Bartenders now are no longer just mixing drinks together, their enhanced knowledge about ingredients and the art of mixology has turned them into skilled professionals known as mixologists. This issue of Food & Hospitality World covers the global trends in mixology and how it is picking up as a profession in India’s hospitality industry
As India’s food and beverage industry evolves through changing preferences, the profession of bartending has also graduated to mixology, wherein bartenders are expected to have more knowledge of ingredients and add innovation to their drinks. This advancement has given mixology its long due attention as a profession as more young professionals are looking to follow it as a career option. Many hotel bars and restaurants now hire professional mixologists to create innovative menus with the right mix of ingredients to add a new dimension to their service. A notable personality in this space and India’s first female mixologist, Shatbhi Basu describes it as a journey of knowledge and discovery, from when she began in 1981. She shares, “To take mixology in isolation is a mistake. It has no relevance unless it has a person who understands every element of what goes into the final culmination of liquid in glass. It combines history, geography, technique, science and art. Alongside there’s observation, communication skills, psychology and listening skills. Finally an ability to smile through it all. It is this magical combination that allows you to use your skills of mixology while keeping in mind the heritage of the products you are working with and the palate of your consumer. This is what the kids today are beginning to realise. This holds the key to its future in India!”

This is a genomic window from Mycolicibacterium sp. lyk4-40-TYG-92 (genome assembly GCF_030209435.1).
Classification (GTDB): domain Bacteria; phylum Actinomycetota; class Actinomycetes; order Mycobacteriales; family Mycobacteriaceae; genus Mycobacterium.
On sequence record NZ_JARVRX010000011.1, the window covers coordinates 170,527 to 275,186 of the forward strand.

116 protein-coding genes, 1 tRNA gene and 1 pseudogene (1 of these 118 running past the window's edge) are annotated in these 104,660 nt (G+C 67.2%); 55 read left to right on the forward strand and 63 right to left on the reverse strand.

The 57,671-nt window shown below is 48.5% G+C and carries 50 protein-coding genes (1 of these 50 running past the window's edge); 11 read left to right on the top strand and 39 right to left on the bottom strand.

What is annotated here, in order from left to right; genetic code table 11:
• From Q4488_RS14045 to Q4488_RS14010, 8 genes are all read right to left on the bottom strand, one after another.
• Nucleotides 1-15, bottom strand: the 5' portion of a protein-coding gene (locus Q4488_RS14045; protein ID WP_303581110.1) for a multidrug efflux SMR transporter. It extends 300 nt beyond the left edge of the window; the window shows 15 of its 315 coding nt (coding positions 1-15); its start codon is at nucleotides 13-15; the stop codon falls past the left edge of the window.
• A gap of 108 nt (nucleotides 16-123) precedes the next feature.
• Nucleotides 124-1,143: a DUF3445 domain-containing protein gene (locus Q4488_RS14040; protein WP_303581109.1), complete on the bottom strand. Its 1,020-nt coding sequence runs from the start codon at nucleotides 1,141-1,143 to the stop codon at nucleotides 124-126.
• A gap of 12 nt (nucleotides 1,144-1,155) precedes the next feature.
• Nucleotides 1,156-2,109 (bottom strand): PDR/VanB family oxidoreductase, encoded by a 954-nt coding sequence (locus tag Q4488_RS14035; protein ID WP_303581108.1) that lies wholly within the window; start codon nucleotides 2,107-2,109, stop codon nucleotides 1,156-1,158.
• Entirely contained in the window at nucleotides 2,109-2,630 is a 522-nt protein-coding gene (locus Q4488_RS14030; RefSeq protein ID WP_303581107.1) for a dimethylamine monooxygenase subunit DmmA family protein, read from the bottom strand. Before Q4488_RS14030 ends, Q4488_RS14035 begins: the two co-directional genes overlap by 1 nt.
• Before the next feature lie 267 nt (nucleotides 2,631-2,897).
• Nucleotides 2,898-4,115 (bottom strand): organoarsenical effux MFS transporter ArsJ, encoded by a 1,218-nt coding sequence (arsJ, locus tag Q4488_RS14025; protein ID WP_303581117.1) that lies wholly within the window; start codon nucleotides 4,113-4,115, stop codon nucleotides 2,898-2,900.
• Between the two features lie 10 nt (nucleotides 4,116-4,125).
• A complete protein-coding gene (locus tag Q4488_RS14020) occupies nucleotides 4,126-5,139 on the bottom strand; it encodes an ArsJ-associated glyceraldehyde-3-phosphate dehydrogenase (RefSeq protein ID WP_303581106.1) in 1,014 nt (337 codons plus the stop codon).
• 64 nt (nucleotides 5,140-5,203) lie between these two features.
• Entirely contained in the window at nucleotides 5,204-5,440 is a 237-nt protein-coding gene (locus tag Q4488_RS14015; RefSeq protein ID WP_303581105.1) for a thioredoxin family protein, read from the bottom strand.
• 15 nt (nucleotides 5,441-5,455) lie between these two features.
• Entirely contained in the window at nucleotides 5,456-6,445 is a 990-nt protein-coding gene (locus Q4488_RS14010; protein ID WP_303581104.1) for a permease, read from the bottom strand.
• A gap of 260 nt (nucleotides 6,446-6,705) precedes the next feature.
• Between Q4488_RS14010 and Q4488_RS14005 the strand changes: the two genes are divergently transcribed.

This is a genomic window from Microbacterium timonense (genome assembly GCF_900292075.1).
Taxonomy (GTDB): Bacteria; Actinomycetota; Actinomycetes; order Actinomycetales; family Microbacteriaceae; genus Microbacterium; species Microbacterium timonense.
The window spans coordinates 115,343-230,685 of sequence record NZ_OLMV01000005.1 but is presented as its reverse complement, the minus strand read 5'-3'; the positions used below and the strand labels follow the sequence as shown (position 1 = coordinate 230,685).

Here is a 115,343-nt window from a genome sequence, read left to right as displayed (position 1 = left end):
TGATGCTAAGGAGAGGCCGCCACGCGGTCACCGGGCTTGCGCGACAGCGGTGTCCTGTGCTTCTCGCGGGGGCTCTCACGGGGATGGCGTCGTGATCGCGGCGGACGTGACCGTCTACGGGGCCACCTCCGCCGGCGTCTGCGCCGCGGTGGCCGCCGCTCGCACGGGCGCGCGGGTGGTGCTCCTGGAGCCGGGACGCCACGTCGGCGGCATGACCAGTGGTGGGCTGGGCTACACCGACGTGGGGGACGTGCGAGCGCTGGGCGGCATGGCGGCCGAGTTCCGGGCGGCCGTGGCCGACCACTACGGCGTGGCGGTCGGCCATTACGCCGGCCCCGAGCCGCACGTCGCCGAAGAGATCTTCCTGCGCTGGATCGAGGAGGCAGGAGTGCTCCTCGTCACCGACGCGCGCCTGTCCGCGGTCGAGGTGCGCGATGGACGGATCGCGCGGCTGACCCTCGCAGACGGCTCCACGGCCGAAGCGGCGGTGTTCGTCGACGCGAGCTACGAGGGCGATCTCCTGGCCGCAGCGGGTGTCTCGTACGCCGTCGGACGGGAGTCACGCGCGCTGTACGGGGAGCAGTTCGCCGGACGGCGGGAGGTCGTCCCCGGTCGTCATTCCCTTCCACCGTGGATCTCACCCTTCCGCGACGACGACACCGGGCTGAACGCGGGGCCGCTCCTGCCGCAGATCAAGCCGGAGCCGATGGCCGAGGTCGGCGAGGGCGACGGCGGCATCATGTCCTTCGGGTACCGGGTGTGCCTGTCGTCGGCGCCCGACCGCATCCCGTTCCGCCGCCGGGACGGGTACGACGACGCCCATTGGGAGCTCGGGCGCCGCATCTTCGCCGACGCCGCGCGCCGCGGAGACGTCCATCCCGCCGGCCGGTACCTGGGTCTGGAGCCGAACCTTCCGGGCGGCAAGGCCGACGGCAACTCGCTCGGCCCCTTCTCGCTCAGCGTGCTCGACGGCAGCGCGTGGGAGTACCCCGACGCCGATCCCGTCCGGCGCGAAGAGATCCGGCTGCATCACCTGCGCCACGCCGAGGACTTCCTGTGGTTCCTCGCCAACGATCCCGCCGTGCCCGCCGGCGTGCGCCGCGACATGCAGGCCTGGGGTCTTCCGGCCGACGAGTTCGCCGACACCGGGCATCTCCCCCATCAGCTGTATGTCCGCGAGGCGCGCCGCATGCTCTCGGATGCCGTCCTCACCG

Hemant Pathak, mixologist and bar manager at Junoon New York believes that mixology as a profession is booming in India. He is also responsible for creating Junoon’s cocktails, spirits and beer programmes, including all the purchasing and inventory control as well as staff training and education. He says, “Creating cocktails is getting bigger by the day and Indian bartenders are looking at international techniques to make their menus unique and creative. Every hotel management college has beverages as the main subject where they cover the basics of bartending. But apart from this, we have quite a few training institutes only for bars in every big city like Sandy Bar Academy in Delhi, Flairlogo in Pune and Cocktail and Dreams in Delhi and Mumbai and few more around the country.” Pathak continues to host workshops where he shares his experience and also teaches the basics of cocktails. His focus is mainly on rare herbs, teas and spices found in various parts of Asia, mainly India. He adds, “At Junoon, mixology is all more spice inspired as we serve it with Indian cuisine.” By engaging in hours of conversation with Junoon’s chefs, tasting their dishes, and listening to their ideas and inspirations, Pathak creates striking and innovative libations, what he calls “glasses of experience,” that best complement Junoon’s culinary offerings.